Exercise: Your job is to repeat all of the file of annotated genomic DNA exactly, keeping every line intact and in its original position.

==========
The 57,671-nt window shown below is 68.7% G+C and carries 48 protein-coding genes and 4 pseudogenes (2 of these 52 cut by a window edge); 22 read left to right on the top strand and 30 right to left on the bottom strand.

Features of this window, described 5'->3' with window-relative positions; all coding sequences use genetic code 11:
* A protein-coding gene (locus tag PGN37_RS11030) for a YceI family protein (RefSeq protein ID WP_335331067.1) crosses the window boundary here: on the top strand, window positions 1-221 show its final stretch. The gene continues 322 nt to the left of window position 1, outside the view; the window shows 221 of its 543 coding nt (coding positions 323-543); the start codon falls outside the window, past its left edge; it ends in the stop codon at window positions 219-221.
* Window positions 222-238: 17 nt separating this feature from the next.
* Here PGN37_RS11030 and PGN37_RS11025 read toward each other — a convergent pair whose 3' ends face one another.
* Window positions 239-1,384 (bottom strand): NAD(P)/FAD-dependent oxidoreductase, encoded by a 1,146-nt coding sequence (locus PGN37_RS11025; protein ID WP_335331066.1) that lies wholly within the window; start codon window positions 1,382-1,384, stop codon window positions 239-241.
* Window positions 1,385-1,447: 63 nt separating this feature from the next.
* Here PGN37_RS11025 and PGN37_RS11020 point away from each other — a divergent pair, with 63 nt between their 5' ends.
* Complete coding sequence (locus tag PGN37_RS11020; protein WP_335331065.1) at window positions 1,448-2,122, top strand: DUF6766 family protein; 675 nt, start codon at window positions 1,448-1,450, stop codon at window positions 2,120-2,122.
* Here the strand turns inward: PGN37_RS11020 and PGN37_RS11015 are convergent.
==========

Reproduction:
The 57,671-nt window shown below is 68.7% G+C and carries 48 protein-coding genes and 4 pseudogenes (2 of these 52 cut by a window edge); 22 read left to right on the top strand and 30 right to left on the bottom strand.

Features of this window, described 5'->3' with window-relative positions; all coding sequences use genetic code 11:
* A protein-coding gene (locus tag PGN37_RS11030) for a YceI family protein (RefSeq protein ID WP_335331067.1) crosses the window boundary here: on the top strand, window positions 1-221 show its final stretch. The gene continues 322 nt to the left of window position 1, outside the view; the window shows 221 of its 543 coding nt (coding positions 323-543); the start codon falls outside the window, past its left edge; it ends in the stop codon at window positions 219-221.
* Window positions 222-238: 17 nt separating this feature from the next.
* Here PGN37_RS11030 and PGN37_RS11025 read toward each other — a convergent pair whose 3' ends face one another.
* Window positions 239-1,384 (bottom strand): NAD(P)/FAD-dependent oxidoreductase, encoded by a 1,146-nt coding sequence (locus PGN37_RS11025; protein ID WP_335331066.1) that lies wholly within the window; start codon window positions 1,382-1,384, stop codon window positions 239-241.
* Window positions 1,385-1,447: 63 nt separating this feature from the next.
* Here PGN37_RS11025 and PGN37_RS11020 point away from each other — a divergent pair, with 63 nt between their 5' ends.
* Complete coding sequence (locus tag PGN37_RS11020; protein WP_335331065.1) at window positions 1,448-2,122, top strand: DUF6766 family protein; 675 nt, start codon at window positions 1,448-1,450, stop codon at window positions 2,120-2,122.
* Here the strand turns inward: PGN37_RS11020 and PGN37_RS11015 are convergent.